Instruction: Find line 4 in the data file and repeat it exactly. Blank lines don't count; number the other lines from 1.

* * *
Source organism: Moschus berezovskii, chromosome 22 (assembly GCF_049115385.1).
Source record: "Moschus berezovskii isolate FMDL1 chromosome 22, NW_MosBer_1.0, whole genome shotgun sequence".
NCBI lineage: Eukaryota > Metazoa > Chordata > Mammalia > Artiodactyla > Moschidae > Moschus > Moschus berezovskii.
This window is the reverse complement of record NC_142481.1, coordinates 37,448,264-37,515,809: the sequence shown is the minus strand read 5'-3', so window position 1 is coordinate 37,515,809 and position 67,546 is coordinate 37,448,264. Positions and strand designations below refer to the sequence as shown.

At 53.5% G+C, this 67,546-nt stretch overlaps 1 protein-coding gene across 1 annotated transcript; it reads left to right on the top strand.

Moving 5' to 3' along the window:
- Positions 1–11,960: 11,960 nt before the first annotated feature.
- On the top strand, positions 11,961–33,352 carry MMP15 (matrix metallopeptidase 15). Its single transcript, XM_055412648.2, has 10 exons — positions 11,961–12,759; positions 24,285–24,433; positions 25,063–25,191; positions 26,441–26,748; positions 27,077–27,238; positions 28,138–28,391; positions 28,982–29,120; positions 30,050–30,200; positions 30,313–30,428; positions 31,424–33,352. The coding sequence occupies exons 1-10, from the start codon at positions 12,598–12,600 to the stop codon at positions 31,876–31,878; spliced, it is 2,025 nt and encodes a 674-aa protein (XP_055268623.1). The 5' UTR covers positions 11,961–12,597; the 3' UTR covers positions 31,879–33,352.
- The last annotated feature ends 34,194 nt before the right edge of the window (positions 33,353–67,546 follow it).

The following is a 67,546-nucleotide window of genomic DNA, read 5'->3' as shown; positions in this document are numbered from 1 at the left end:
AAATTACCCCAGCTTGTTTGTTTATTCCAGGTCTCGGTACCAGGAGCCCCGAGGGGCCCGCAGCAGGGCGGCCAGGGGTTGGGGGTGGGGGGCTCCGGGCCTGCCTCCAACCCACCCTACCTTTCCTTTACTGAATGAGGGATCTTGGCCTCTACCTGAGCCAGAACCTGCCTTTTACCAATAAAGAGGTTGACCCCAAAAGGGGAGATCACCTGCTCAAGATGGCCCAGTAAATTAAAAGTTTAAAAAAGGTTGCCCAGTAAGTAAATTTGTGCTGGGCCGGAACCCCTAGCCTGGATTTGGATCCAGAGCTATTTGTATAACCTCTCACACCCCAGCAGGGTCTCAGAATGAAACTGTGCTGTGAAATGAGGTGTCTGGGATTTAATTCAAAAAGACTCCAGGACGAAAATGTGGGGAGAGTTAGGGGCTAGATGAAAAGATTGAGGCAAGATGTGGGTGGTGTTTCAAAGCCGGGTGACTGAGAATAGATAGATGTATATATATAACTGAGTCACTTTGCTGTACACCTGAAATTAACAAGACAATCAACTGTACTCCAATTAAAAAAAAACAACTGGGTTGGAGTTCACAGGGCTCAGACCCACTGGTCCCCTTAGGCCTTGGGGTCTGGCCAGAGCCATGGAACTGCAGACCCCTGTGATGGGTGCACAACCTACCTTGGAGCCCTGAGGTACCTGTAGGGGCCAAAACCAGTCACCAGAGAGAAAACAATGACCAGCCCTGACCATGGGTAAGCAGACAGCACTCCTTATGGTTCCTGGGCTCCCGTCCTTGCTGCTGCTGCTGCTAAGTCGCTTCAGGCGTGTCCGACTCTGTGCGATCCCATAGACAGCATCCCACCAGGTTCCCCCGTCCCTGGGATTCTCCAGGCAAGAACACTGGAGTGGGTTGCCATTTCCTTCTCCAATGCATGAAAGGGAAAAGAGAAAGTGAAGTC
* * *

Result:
This window is the reverse complement of record NC_142481.1, coordinates 37,448,264-37,515,809: the sequence shown is the minus strand read 5'-3', so window position 1 is coordinate 37,515,809 and position 67,546 is coordinate 37,448,264. Positions and strand designations below refer to the sequence as shown.